How many sessions are necessary for ACT to be effective for Generalized Anxiety Disorder?
The appropriate length of treatment for Generalized Anxiety Disorder varies by individual case. ACT has been proven to be effective at reducing symptoms of GAD in as few as six sessions (Avdagic, Morrissey, & Boschen, 2014).
However, many other studies have tested ACT’s effectiveness in twelve sessions. It is also important to acknowledge that individuals with Generalized Anxiety Disorder are likely to meet the criteria for another psychological disorder, which could require a course of treatment (American Psychiatric Association, 2013).
However, research has shown that clients continue to improve even after their ACT treatment has ended (Eifert et al., 2009). Your therapist will determine what length of treatment is appropriate for you after conducting an assessment.
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What techniques from ACT are used at New York Behavioral Health?
One of the reasons why individuals treated with ACT continue to improve post treatment is because ACT provides clients struggling with Generalized Anxiety Disorder with coping strategies and tools that can be used well beyond the end of treatment. Many therapists at NYBH utilize ACT techniques when working with clients struggling with anxiety.
These techniques include values clarification, mindfulness exercises and cognitive defusion techniques. One acceptance technique that your therapist at NYBH may utilize in your treatment is called creative hopelessness. The purpose of creative hopelessness is for the therapist and client to explore the ways in which the client has coped with their problems in the past, and evaluate how well they have worked.
The goal of creative helplessness is for the client to let go of the coping skills (such as avoidance, self-medicating) which have not been helpful in order to be open to creating new ways to manage their anxiety moving forward . Another technique from ACT that many therapists at NYBH utilize is value clarification.
Many individuals with Generalized Anxiety Disorder may find much of their life revolves around their anxiety and worry. A goal of ACT is to help clients instead focus their life around the values that are important to them (Eifert and Forsyth, 2009).
Your therapist may help you identify your values by asking you to describe a person’s life which you admire or asking you to write your own obituary. You and your therapist can then use your responses as a means to identify what exactly your values are, so you are able to live in a way that aligns with these values (Zettle, 2007).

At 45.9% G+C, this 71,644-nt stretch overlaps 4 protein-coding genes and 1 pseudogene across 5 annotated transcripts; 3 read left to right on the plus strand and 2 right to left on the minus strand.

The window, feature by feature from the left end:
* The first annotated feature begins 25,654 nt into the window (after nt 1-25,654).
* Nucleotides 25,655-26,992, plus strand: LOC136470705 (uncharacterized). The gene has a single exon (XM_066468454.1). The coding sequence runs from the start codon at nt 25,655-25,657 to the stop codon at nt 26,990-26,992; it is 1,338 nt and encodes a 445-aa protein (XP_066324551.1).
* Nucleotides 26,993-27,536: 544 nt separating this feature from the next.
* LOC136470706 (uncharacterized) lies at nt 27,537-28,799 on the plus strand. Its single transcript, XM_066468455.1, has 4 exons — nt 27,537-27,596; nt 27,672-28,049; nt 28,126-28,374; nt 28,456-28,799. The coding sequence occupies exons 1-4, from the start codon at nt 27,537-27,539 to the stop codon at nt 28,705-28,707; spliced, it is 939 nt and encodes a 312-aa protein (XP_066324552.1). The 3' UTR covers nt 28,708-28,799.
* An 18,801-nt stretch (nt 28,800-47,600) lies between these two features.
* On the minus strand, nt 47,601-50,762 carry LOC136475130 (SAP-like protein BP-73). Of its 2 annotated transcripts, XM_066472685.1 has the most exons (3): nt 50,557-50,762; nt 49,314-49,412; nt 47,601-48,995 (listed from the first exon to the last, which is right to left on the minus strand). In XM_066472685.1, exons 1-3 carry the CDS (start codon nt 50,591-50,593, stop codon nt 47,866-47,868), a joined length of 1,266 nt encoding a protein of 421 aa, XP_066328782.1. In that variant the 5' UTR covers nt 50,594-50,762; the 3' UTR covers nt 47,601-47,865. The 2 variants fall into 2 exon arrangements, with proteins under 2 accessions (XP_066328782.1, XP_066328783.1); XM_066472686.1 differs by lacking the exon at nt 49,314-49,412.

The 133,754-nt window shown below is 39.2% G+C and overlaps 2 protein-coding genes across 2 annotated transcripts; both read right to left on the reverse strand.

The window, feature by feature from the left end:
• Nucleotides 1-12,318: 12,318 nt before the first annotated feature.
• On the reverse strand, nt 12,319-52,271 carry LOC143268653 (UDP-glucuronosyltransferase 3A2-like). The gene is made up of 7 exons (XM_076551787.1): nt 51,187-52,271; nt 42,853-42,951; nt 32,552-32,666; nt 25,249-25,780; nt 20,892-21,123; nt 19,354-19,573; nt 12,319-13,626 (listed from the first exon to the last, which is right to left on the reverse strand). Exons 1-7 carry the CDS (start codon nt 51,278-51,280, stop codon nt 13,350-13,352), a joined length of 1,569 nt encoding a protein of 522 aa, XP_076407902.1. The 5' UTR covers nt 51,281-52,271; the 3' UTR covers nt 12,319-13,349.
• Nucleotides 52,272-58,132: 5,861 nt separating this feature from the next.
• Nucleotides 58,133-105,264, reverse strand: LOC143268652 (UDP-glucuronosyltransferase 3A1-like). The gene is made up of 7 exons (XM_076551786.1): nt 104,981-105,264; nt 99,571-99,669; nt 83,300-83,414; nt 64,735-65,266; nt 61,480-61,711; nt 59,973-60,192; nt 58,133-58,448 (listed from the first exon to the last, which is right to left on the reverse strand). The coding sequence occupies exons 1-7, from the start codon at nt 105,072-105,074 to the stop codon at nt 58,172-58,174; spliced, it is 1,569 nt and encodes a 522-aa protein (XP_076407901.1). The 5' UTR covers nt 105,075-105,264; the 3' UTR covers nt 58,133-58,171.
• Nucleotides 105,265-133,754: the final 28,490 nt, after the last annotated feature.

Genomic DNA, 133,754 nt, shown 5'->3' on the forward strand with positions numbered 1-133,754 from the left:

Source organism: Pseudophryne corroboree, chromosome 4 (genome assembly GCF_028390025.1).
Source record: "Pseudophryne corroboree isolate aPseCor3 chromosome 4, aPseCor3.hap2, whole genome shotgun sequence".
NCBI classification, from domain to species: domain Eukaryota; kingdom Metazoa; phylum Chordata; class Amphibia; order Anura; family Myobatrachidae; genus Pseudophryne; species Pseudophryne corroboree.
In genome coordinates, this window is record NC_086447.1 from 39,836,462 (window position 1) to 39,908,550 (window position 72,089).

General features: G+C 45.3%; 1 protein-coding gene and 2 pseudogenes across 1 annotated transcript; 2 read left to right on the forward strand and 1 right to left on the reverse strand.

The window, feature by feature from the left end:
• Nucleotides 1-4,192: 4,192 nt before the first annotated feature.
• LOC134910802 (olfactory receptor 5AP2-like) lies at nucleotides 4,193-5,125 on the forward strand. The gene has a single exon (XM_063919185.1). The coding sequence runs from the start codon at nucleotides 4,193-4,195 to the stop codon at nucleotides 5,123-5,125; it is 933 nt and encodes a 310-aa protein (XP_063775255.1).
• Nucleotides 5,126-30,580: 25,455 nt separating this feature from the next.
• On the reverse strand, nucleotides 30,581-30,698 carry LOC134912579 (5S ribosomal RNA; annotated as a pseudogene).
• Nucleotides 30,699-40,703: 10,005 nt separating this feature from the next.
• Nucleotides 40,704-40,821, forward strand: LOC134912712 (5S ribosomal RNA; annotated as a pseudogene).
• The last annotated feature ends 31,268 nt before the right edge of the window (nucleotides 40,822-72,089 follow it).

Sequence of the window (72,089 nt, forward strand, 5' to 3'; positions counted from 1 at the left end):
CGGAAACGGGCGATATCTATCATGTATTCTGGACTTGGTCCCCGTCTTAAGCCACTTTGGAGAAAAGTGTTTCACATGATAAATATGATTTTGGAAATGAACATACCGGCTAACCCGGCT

American Psychiatric Association. (2013). Diagnostic and statistical manual of mental disorders (5th ed.) https://doi-org.ezproxy.cul.columbia.edu/10.1176/appi.books.9780890425596.dsm01
Avdagic, E., Morrissey, S. A., & Boschen, M. J. (2014). A randomised controlled trial of acceptance and commitment therapy and cognitive-behaviour therapy for generalised anxiety disorder: . Behaviour Change, 31(2), 110-130. Retrieved from
Batten, S. V. (2011). Act for anxiety. In Essentials of acceptance and commitment therapy (pp. 75-84). SAGE Publications Ltd, https://dx.doi.org/10.4135/9781446251843.n9
Covin, R., Ouimet, A.J., Seeds, P.M., & Dozois, D.J.A. (2008). A meta-analysis of CBT for pathological worry among clients with GAD. Journal of Anxiety Disorders, 22(1), 108-116. doi:10.1016/j.janxdis.2007.01.002
Eifert, Georg & Forsyth, John & Arch, Joanna & Espejo, Emmanuel & Keller, Melody & Langer, David. (2009). Acceptance and Commitment Therapy for Anxiety Disorders: Three Case Studies Exemplifying a Unified Treatment Protocol. Cognitive and Behavioral Practice. 16. 368-385. 10.1016/j.cbpra.2009.06.001.
Forman, E. M., Herbert, J. D., Moitra, E., Yeomans, P. D., & Geller, P. A. (2007). A Randomized Controlled Effectiveness Trial of Acceptance and Commitment Therapy and Cognitive Therapy for Anxiety and Depression. Behavior Modification, 31(6), 772–799. https://doi.org/10.1177/0145445507302202
Harris, R. (2019). Act Made Simple: An easy-to-read primer on acceptance and commitment therapy . New Harbinger Publications, Inc.
Hayes-Skelton, S. A., Roemer, L., & Orsillo, S. M. (2013). A randomized clinical trial comparing an acceptance-based behavior therapy to applied relaxation for generalized anxiety disorder. Journal of consulting and clinical psychology, 81(5), 761–773. https://doi.org/10.1037/a0032871
Hoge, E. A., Ivkovic, A., & Fricchione, G. L. (2012). Generalized anxiety disorder: diagnosis and treatment. BMJ, 345(7500).
Mitte, K. (2005). Meta-Analysis of Cognitive-Behavioral Treatments for Generalized Anxiety Disorder: A Comparison With Pharmacotherapy. Psychological Bulletin, 131(5), 785–795. https://doi-org.ezproxy.cul.columbia.edu/10.1037/0033-2909.131.5.785
Terlizzi, E.P. and Villarroel, M.A. (2020). Symptoms of generalized anxiety disorder among adults: United States, 2019. NCHS Data Brief (378). National Center for Health Statistics.
Twohig, M. P., & Levin, M. E. (2017). Acceptance and Commitment Therapy as a Treatment for Anxiety and Depression: A Review. The Psychiatric clinics of North America, 40(4), 751–770. https://doi.org/10.1016/j.psc.2017.08.009Zettle, R. D. (2007). Act for depression: A clinician’s guide to using acceptance and commitment therapy in treating depression. New Harbinger Publication.